Why you need to understand your puppy?The key to understanding your puppy is by understanding his origins. That is his evolutionary development from wolf to dog.
The dog has 78 chromosomes: the same as the wolf, Canis Lupus. This and other behavioural evidence suggests that the wolf is the closest ancestor of the modern dog. The forerunner of the wolf, a cat like predator called Miacis, was active around 40 million years ago.
After several evolutionary splits the animal known as Tomarctus emerged and the jackal, fox, coyote, fennec, and wolf evolved from Tomarctus. It was around 10,000 to 14,000 years ago that the gradual domestication of the wolf took place, and from that emerged the modern day dog.
This coincided with the beginnings of the development of man the nomadic hunter-gatherer in to man the farmer. How the relationship got started is a matter of conjecture. But it is likely that early settled humans came across abandoned wolf cubs, and reared them.
Through a long process of trial and error, that probably took 4 to 5,000 years, the docile, sociable, domesticated dog finally emerged. One only has to look at the diverse breeds, and the outstanding global popularity of the modern dog to realise what a successful relationship has evolved from those early days.
In evolutionary terms 14,000 years is a blink of the eye. So it's not too difficult to accept that given behaviourists have identified that 85% of a dog's behaviour is identical to that of a wolf's: Then, understanding the world of the wolf is a major element in learning how to understand your puppy.
Wolf society has survived to this day because of the powerful structure of the individual pack. It's hierarchal, and the top dog is the alpha male. All of the members of the pack know their place, and pay due deference to the alpha male. Your puppy is a pack animal, her instincts and thinking is that of a wolf. You can only understand her as a wolf, not as a human being.
The wolf pack is a social grouping where the weak enjoy the same benefits as the strong. Some of the members may be physically stronger, some better hunters, and others possess a stronger sense of smell; all of these individual powers are united to give the pack combined strength.
Each individual member of the pack instinctively places the interests of the pack above individual interests. Self-preservation is suppressed by the stronger motive of union, and working for the good of all. The values that many people claim to be human arise from living socially. The loyalty, devotion, bravery and sacrifice exhibited by wolf pack members towards their companions arises because of their social structure. It is why they have survived to this day.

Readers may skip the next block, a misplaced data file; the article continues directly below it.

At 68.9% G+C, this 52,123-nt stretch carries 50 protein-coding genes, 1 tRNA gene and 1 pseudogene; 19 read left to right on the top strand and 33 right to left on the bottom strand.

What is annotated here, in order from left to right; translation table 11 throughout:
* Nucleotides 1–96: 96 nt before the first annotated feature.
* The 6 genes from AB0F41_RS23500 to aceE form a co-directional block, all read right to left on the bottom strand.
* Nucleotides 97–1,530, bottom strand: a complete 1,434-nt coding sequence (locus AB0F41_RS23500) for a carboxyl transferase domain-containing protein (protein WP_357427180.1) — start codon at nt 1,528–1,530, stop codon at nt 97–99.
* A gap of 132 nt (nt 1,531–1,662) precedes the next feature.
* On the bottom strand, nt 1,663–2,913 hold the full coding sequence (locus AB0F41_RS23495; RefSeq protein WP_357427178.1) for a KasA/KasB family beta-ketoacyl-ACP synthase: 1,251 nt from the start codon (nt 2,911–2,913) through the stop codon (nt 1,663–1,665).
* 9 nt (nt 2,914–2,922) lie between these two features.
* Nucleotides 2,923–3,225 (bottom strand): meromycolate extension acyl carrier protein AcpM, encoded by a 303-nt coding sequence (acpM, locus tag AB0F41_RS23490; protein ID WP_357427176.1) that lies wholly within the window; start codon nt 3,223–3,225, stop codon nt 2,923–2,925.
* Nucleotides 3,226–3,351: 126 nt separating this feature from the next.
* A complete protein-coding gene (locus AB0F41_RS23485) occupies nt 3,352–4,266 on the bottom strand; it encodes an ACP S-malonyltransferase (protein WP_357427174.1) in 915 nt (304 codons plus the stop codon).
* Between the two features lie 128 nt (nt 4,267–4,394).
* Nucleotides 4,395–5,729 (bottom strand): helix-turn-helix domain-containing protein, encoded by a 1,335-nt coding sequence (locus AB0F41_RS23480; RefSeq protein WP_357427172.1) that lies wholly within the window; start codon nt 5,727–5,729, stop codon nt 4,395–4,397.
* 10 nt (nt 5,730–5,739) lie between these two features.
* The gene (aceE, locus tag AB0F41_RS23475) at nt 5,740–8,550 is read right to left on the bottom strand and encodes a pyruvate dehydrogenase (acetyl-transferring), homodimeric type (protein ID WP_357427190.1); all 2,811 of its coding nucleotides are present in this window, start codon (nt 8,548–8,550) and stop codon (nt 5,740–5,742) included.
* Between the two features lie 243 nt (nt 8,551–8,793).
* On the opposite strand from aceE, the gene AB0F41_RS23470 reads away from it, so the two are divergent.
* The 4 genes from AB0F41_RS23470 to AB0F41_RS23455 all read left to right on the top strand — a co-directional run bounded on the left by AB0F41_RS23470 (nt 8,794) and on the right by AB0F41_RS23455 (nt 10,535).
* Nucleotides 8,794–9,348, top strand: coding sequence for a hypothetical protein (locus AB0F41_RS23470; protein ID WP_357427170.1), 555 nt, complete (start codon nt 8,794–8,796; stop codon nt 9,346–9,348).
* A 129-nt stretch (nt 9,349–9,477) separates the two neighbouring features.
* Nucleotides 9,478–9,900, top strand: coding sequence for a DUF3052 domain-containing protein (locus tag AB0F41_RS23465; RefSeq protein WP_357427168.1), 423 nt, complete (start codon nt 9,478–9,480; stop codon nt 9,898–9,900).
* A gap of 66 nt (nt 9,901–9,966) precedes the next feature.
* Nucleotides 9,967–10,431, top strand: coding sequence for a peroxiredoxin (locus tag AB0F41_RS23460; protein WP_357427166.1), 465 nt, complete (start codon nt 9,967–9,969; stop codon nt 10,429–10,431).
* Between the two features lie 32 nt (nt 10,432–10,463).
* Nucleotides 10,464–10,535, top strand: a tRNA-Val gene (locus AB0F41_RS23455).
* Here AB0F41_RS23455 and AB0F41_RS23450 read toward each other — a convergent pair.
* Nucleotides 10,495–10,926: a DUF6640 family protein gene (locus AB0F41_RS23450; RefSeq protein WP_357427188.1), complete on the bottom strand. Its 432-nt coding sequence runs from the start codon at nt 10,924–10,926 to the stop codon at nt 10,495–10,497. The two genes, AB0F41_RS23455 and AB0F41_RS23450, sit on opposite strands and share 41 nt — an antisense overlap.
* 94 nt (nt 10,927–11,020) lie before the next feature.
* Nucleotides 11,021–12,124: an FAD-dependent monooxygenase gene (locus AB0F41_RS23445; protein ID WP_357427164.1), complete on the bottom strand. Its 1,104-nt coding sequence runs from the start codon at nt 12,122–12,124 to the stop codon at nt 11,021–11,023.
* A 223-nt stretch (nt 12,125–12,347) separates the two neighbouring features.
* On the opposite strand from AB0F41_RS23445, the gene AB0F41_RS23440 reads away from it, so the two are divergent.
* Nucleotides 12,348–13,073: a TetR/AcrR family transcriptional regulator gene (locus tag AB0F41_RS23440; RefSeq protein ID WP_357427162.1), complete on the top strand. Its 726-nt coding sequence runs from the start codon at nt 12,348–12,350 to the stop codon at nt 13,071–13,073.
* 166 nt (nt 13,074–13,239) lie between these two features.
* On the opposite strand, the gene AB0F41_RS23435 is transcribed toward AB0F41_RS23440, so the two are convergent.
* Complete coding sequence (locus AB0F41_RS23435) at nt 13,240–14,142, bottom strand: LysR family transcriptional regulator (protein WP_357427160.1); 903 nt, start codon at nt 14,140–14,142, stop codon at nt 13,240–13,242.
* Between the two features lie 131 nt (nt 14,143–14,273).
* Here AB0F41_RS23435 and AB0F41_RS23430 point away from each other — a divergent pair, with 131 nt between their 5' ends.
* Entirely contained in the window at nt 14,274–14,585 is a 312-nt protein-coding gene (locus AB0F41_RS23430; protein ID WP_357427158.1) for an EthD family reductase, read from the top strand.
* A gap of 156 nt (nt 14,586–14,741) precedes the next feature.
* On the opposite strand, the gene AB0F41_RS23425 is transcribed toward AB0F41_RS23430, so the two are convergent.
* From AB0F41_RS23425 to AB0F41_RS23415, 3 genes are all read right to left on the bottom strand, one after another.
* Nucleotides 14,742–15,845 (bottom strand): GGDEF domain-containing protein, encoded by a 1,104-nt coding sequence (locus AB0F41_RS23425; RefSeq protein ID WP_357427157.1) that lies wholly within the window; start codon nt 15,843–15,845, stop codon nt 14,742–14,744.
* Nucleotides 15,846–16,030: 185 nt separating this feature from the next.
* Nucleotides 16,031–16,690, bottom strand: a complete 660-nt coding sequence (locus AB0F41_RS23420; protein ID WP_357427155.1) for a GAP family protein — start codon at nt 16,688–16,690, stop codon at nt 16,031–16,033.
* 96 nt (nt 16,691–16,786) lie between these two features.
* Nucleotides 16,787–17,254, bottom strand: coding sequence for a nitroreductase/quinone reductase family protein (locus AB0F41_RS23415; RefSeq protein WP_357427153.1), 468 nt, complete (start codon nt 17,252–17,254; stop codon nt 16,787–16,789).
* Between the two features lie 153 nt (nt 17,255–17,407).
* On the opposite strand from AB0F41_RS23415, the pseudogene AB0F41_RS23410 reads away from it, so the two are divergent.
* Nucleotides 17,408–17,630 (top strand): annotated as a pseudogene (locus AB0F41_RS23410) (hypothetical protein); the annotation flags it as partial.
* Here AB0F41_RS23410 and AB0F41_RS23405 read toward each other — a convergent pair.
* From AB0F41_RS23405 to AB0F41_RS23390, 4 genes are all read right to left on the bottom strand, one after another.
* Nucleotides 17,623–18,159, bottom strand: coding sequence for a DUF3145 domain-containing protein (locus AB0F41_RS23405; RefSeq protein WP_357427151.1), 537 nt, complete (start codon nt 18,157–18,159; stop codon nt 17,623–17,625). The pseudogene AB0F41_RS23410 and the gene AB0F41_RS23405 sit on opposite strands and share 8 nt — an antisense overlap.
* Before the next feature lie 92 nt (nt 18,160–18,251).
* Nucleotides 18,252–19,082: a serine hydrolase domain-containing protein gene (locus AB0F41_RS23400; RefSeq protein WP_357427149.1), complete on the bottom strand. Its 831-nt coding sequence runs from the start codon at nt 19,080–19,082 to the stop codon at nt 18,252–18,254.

Your puppy needs a social setting, and will instinctively look for a leader, in most cases you and your family will fill that space. But, dogs are opportunists, and if in her eyes the crown doesn't fit you, don't be surprised if she crowns herself.
To effectively train your puppy, you'll have to turn yourself in to the alpha male, and then your puppy will become the obedient follower-and social harmony will reign.
Dogs, like us, are unique, and how you approach the training of your puppy is going to be unique to your personality, and the personality of your dog. The vast majority of dogs learn through trial and error, although there are a few who seem to be capable of insight in to how a puzzle can be solved, and some form of reward acquired.
There are no bad dogs, but there are bored, frustrated and anxious ones. This unholy trinity is nearly always the cause of bad behaviour. Modern day dogs are hardly ever used for the reason that we originally formed an alliance with them: to work alongside us. Today they are simply pets. And like us they can become bored and frustrated with their lives.
The strength of the wolf pack is its companionship, the mental and physical pursuits, and its intense sociability. Your goal should be to try to reproduce that, by making your dog's training and life, a fun, companionable, interesting and rewarding experience.